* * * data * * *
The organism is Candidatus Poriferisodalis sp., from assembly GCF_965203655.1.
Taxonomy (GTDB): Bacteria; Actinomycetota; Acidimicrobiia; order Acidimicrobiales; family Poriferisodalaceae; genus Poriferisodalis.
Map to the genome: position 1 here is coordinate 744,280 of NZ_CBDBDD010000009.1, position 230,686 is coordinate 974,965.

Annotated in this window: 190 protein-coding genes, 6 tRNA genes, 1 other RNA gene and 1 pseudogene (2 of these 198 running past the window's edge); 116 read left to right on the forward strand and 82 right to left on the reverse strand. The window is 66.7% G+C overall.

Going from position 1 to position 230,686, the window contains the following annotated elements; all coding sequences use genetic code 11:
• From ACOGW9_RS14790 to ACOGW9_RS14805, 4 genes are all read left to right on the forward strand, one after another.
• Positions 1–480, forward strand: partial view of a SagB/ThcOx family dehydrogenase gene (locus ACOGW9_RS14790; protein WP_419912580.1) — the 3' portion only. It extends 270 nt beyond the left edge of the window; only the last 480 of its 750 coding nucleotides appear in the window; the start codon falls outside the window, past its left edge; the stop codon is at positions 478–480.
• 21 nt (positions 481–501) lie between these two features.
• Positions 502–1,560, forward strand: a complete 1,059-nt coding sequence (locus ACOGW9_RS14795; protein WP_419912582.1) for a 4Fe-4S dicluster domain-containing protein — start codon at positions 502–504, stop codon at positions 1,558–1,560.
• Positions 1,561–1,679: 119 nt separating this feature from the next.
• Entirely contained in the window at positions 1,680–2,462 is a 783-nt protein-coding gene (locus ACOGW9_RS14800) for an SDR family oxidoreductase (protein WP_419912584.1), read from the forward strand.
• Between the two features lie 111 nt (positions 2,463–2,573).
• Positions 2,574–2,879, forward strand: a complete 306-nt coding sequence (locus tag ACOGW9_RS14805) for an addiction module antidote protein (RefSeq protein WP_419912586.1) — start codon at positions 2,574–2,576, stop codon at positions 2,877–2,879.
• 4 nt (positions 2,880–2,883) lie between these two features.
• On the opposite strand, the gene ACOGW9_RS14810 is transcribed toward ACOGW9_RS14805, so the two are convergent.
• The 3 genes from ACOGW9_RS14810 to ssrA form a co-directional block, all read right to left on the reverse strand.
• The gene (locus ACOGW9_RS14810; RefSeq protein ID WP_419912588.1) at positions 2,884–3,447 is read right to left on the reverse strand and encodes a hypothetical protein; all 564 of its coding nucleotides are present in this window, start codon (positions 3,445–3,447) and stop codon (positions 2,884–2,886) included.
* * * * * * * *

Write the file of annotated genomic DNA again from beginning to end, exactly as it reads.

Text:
The organism is Candidatus Poriferisodalis sp., from assembly GCF_965203655.1.
Taxonomy (GTDB): Bacteria; Actinomycetota; Acidimicrobiia; order Acidimicrobiales; family Poriferisodalaceae; genus Poriferisodalis.
Map to the genome: position 1 here is coordinate 744,280 of NZ_CBDBDD010000009.1, position 230,686 is coordinate 974,965.

Annotated in this window: 190 protein-coding genes, 6 tRNA genes, 1 other RNA gene and 1 pseudogene (2 of these 198 running past the window's edge); 116 read left to right on the forward strand and 82 right to left on the reverse strand. The window is 66.7% G+C overall.

Going from position 1 to position 230,686, the window contains the following annotated elements; all coding sequences use genetic code 11:
• From ACOGW9_RS14790 to ACOGW9_RS14805, 4 genes are all read left to right on the forward strand, one after another.
• Positions 1–480, forward strand: partial view of a SagB/ThcOx family dehydrogenase gene (locus ACOGW9_RS14790; protein WP_419912580.1) — the 3' portion only. It extends 270 nt beyond the left edge of the window; only the last 480 of its 750 coding nucleotides appear in the window; the start codon falls outside the window, past its left edge; the stop codon is at positions 478–480.
• 21 nt (positions 481–501) lie between these two features.
• Positions 502–1,560, forward strand: a complete 1,059-nt coding sequence (locus ACOGW9_RS14795; protein WP_419912582.1) for a 4Fe-4S dicluster domain-containing protein — start codon at positions 502–504, stop codon at positions 1,558–1,560.
• Positions 1,561–1,679: 119 nt separating this feature from the next.
• Entirely contained in the window at positions 1,680–2,462 is a 783-nt protein-coding gene (locus ACOGW9_RS14800) for an SDR family oxidoreductase (protein WP_419912584.1), read from the forward strand.
• Between the two features lie 111 nt (positions 2,463–2,573).
• Positions 2,574–2,879, forward strand: a complete 306-nt coding sequence (locus tag ACOGW9_RS14805) for an addiction module antidote protein (RefSeq protein WP_419912586.1) — start codon at positions 2,574–2,576, stop codon at positions 2,877–2,879.
• 4 nt (positions 2,880–2,883) lie between these two features.
• On the opposite strand, the gene ACOGW9_RS14810 is transcribed toward ACOGW9_RS14805, so the two are convergent.
• The 3 genes from ACOGW9_RS14810 to ssrA form a co-directional block, all read right to left on the reverse strand.
• The gene (locus ACOGW9_RS14810; RefSeq protein ID WP_419912588.1) at positions 2,884–3,447 is read right to left on the reverse strand and encodes a hypothetical protein; all 564 of its coding nucleotides are present in this window, start codon (positions 3,445–3,447) and stop codon (positions 2,884–2,886) included.